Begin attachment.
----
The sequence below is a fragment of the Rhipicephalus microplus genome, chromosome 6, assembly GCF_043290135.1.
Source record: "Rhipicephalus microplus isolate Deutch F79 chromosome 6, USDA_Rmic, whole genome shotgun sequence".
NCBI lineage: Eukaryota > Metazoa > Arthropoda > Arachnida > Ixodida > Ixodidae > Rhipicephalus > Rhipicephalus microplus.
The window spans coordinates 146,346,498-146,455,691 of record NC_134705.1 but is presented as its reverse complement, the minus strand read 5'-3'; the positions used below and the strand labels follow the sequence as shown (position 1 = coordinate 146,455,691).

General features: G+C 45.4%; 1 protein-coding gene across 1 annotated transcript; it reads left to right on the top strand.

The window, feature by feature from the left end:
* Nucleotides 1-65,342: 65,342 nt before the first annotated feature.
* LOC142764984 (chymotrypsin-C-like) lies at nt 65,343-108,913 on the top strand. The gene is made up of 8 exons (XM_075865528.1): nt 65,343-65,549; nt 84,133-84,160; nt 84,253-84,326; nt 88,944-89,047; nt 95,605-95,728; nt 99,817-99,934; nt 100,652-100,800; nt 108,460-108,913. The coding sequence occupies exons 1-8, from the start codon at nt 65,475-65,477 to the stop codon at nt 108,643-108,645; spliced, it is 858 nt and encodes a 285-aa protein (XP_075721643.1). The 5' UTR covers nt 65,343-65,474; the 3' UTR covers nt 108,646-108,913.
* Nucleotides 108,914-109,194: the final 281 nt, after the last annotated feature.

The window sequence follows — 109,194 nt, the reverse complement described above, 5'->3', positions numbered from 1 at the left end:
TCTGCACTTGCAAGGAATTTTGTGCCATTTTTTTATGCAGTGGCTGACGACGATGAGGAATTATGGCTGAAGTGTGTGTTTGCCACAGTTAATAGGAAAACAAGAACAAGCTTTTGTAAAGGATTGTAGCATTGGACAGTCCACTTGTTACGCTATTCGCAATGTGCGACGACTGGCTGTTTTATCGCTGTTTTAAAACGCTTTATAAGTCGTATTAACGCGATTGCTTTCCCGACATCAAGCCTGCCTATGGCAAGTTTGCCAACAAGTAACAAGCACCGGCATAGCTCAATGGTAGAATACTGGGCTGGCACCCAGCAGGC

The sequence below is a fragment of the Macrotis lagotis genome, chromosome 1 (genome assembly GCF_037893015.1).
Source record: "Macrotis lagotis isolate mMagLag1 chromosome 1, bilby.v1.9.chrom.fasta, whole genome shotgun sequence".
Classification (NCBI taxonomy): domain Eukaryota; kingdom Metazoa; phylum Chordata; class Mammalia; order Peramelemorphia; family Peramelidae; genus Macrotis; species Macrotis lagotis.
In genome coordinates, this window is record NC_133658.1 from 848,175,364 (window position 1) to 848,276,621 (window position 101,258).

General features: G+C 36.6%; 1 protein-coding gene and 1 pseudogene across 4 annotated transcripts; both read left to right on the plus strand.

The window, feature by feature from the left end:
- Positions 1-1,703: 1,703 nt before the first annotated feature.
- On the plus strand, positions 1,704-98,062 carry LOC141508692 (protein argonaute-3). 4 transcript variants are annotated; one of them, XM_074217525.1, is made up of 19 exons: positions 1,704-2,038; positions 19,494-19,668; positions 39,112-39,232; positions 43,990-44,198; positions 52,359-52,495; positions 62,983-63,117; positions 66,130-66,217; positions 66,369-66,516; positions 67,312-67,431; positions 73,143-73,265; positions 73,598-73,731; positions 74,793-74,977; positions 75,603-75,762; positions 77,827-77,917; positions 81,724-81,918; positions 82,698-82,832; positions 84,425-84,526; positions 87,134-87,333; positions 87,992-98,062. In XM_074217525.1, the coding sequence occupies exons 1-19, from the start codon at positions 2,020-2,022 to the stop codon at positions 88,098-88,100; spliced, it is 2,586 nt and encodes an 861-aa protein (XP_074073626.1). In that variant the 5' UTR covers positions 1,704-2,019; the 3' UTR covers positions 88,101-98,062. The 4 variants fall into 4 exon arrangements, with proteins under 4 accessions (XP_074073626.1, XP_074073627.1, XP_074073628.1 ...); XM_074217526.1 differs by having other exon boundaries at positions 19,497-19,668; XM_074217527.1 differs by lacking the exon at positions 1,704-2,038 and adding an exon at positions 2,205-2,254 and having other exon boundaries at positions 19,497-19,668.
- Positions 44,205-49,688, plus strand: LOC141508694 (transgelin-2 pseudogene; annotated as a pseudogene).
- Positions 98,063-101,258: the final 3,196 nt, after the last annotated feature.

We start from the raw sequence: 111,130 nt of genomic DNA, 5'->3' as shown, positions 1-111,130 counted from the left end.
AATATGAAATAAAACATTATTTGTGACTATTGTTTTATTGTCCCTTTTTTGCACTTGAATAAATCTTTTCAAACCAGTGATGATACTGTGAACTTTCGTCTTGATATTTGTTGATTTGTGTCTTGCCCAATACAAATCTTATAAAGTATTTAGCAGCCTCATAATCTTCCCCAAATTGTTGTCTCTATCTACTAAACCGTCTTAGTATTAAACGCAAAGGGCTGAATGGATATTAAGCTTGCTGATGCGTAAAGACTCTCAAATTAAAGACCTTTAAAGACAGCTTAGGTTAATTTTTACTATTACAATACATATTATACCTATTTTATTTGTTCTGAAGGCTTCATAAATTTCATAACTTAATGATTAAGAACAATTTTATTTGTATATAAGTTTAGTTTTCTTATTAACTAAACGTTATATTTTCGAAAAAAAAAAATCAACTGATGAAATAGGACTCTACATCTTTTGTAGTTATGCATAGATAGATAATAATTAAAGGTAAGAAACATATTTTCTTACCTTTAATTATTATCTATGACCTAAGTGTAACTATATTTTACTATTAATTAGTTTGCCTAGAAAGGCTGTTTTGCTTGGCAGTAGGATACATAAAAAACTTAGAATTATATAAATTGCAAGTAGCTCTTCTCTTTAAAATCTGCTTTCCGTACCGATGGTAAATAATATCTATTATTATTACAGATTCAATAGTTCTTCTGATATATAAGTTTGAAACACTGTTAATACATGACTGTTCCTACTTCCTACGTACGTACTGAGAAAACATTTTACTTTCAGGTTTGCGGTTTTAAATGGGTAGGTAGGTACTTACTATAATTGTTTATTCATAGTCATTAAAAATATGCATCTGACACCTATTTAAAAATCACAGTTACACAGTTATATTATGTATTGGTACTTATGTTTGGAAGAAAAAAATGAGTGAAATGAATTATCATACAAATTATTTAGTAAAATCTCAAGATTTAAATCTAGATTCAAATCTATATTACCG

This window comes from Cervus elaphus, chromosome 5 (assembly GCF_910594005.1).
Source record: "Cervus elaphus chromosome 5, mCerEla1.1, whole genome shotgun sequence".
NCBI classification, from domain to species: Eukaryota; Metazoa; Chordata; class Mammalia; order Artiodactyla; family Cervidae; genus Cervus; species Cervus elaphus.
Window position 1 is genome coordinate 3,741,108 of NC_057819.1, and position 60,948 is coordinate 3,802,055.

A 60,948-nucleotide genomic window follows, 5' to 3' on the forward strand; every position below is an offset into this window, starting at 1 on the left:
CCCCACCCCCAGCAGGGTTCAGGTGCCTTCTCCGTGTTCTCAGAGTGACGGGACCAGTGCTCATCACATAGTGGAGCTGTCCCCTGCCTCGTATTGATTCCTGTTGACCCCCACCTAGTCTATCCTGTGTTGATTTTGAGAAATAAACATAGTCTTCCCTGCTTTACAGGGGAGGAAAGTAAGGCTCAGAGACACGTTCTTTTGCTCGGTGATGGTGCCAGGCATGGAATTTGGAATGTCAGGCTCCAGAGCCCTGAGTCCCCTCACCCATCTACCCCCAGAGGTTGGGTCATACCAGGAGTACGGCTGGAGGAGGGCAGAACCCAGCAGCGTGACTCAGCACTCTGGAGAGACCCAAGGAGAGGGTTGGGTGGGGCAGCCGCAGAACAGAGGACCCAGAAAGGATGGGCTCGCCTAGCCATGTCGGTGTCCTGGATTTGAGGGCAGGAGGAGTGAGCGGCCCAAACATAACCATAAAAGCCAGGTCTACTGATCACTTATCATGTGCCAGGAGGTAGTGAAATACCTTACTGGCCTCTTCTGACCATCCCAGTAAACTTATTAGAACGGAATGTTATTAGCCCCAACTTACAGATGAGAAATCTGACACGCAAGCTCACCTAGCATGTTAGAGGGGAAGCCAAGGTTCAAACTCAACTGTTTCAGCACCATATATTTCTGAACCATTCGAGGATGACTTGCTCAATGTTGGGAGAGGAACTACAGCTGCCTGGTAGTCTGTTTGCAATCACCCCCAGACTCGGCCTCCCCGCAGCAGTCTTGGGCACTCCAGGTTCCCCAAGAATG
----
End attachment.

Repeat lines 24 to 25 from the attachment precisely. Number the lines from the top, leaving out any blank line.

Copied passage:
This window comes from Cervus elaphus, chromosome 5 (assembly GCF_910594005.1).
Source record: "Cervus elaphus chromosome 5, mCerEla1.1, whole genome shotgun sequence".